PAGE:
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Sharing academic credit in an open source project

We live in truly wonderful times to develop software. Thanks to the growth of the Open Source movement and emergence of platforms such as GitHub, coding became something more than just an engineering task. Social interactions, bonds between developers, and guiding new contributors are sometimes as important as sheer technical acumen.
A strong and healthy developer community revolving around a software tool or library is very important. It makes the tool more robust (tested in many more environments), sustainable (the progress does not depend on a single person), and feature rich (more developers == more features). Even though there exist some excellent guides on how to build a welcoming and thriving community they miss out on one aspect that is specific to software development performed by academics - academic credit.
For those not familiar with how things run in academia a quick refresher: the main currency of science is papers (manuscripts) and the number of times they are referenced (cited) by other papers. It’s a little bit like the the PageRank algorithm - more cited papers are more important and help academics in their careers. Papers could be describing many things: a new discovery, new algorithm, dataset, and - yes - a piece of software. In fact some of the most cited papers are indeed linked to a piece of software.
Many open source software projects have papers linked to them - such as this Frontiers in Neuroinformatics paper we published about a framework for neuroimaging data processing called Nipype. At the time of writing we invited everyone involved to co author the paper, but the developer community was relatively small and hence the paper has only 7 authors. If you go to Nipype GitHub page you will notice that now the project has over 100 contributors. Once a paper is published it is very hard to change it (and unheard of to modify the list of authors). Thus unfortunately everyone who joined the project after the paper was published is not on the paper.  So how can they receive academically meaningful credit for their work? How to reward academics in long running collaborative software projects?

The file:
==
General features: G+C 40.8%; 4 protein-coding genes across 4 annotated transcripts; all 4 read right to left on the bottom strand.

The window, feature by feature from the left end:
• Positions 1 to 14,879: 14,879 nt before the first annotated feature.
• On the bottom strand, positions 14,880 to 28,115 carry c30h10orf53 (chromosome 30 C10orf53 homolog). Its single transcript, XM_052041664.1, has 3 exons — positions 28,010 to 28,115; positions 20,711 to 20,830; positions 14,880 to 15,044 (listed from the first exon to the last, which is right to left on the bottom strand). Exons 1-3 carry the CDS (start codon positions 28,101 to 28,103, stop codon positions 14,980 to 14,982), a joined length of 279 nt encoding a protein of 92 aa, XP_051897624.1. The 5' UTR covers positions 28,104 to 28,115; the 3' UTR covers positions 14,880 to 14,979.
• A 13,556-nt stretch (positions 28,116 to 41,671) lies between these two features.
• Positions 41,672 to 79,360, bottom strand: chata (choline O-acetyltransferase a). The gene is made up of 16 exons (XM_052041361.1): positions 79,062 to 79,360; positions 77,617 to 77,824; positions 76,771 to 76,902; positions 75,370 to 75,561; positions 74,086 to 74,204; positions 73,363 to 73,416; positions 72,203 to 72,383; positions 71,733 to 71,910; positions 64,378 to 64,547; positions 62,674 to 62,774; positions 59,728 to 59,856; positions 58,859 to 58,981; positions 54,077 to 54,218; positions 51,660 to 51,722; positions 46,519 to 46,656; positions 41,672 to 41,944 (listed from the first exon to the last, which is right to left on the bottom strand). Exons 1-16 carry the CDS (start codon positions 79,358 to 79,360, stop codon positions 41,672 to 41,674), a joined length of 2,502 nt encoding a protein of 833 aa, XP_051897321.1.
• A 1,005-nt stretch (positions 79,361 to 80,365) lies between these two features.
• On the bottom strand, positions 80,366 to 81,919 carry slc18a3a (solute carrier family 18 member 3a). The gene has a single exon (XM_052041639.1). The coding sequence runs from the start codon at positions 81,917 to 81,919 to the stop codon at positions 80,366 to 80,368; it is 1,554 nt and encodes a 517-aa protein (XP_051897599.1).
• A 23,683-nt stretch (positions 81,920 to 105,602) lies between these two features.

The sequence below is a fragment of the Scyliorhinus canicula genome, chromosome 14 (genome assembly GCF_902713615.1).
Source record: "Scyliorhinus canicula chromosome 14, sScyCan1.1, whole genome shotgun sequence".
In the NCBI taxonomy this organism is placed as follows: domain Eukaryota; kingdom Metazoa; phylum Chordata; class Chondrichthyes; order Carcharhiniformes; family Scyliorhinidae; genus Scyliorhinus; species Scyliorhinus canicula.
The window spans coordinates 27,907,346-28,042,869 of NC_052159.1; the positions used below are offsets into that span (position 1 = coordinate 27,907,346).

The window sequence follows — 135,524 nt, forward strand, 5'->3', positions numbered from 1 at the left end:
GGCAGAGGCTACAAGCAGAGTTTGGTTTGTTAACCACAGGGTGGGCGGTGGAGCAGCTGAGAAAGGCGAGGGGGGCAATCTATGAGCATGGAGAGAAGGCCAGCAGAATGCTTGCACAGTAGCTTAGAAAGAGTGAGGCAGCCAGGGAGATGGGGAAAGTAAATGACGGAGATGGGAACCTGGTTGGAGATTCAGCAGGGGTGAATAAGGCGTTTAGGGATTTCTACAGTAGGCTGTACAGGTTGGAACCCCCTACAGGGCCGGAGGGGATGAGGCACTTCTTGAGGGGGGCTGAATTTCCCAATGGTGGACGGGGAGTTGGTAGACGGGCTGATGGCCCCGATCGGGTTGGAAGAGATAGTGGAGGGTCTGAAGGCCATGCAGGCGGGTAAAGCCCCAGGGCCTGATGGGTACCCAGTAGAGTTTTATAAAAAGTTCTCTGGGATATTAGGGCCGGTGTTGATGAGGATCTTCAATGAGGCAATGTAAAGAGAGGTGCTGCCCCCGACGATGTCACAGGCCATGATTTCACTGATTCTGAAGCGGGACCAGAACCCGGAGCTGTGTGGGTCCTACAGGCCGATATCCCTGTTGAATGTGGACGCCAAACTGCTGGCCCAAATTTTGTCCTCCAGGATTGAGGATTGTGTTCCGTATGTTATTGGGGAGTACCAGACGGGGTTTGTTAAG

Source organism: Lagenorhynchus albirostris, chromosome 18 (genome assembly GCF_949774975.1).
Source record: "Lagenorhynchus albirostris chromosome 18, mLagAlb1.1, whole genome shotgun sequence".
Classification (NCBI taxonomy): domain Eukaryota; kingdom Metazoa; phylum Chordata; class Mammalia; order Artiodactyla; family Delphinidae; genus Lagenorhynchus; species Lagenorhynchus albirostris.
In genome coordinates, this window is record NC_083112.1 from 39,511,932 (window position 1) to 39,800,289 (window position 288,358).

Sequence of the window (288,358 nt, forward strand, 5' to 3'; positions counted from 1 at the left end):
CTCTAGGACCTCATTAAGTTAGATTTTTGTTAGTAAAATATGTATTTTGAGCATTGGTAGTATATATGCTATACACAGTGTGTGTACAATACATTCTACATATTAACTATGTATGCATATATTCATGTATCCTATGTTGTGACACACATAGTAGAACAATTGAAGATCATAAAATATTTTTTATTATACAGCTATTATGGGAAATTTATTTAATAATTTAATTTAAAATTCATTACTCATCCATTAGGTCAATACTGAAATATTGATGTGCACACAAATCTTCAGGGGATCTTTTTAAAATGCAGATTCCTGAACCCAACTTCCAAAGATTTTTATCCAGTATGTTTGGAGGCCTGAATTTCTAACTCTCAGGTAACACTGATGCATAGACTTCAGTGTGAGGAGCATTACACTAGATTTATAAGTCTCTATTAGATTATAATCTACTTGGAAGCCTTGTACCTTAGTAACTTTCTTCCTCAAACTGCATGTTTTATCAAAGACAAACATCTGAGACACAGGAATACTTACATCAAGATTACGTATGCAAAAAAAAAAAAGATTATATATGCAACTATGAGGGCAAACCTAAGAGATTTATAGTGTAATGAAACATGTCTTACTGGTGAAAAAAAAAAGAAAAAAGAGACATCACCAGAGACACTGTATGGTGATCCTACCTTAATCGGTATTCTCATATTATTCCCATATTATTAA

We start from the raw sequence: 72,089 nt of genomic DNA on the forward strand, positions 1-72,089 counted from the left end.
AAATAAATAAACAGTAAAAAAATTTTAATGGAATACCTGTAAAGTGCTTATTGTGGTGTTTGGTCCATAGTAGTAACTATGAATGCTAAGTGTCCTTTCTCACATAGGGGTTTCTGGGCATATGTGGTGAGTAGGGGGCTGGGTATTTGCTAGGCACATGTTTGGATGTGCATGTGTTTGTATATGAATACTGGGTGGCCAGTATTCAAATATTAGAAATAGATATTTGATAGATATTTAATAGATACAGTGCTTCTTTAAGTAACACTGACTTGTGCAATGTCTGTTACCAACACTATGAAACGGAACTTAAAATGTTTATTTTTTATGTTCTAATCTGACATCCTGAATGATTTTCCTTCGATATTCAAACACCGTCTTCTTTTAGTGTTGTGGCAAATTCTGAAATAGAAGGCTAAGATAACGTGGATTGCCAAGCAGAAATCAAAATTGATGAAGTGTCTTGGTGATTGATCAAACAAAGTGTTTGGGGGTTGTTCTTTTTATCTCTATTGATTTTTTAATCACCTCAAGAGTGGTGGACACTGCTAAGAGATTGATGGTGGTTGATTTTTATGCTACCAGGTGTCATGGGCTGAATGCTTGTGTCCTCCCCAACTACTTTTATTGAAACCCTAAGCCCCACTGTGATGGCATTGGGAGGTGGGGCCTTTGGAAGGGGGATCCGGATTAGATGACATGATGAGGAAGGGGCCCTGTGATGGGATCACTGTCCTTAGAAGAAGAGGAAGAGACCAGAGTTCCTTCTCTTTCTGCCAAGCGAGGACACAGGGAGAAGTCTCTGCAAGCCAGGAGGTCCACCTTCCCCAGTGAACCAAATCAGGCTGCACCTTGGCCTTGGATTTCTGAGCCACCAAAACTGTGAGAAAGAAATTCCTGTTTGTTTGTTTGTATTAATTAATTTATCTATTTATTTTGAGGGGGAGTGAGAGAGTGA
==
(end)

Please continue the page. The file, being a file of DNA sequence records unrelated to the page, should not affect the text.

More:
Solution - new “paper” for every release
Ideally one would be able to version the paper - primary citation for your software tool - and add new contributors/authors for every new release. Unfortunately this is not possible with any publisher I know of. However, there is something very similar - enter the wonderful world of Zenodo.
Zenodo is a free repository for research products (papers, data, software etc.) supported by OpenAIRE (a European Union project) and CERN (you know - the birthplace of the Internet). Zenodo allows you to deposit your software and get a Digital Object Identifier (DOI) for it making it citable in the literature the same way as any other paper. What is more Zenodo recently introduced a feature allowing to group DOIs of different versions of the same piece of software. The most fantastic aspect of the system is that it could be fully automated. This is how you do it:
  1. In your repository create a .zenodo.json file with all of the authors, their affiliations and ORCIDs. You can find an example here.
  2. Add information to your file (the one that is linked to each time someone opens a Pull Request) asking new contributors to add their names to .zenodo.json.
  3. Login to with your GitHub account, go to your profile, click GitHub and enable integration for your repository.
  4. Create a new release on GitHub - a new DOI will be automatically created on Zenodo.
Finally you should instruct users to cite the Zenodo handle instead or in addition to your paper (this is how we did this in Nipype). This way the new publication will start accruing citation. By setting up this system you will give all of your contributors academic credit for their work and build up a sense of common ownership of the tool you all create together. There is one more bonus side effect: your project will be now backed up in on Zenodo in case GitHub disappears.


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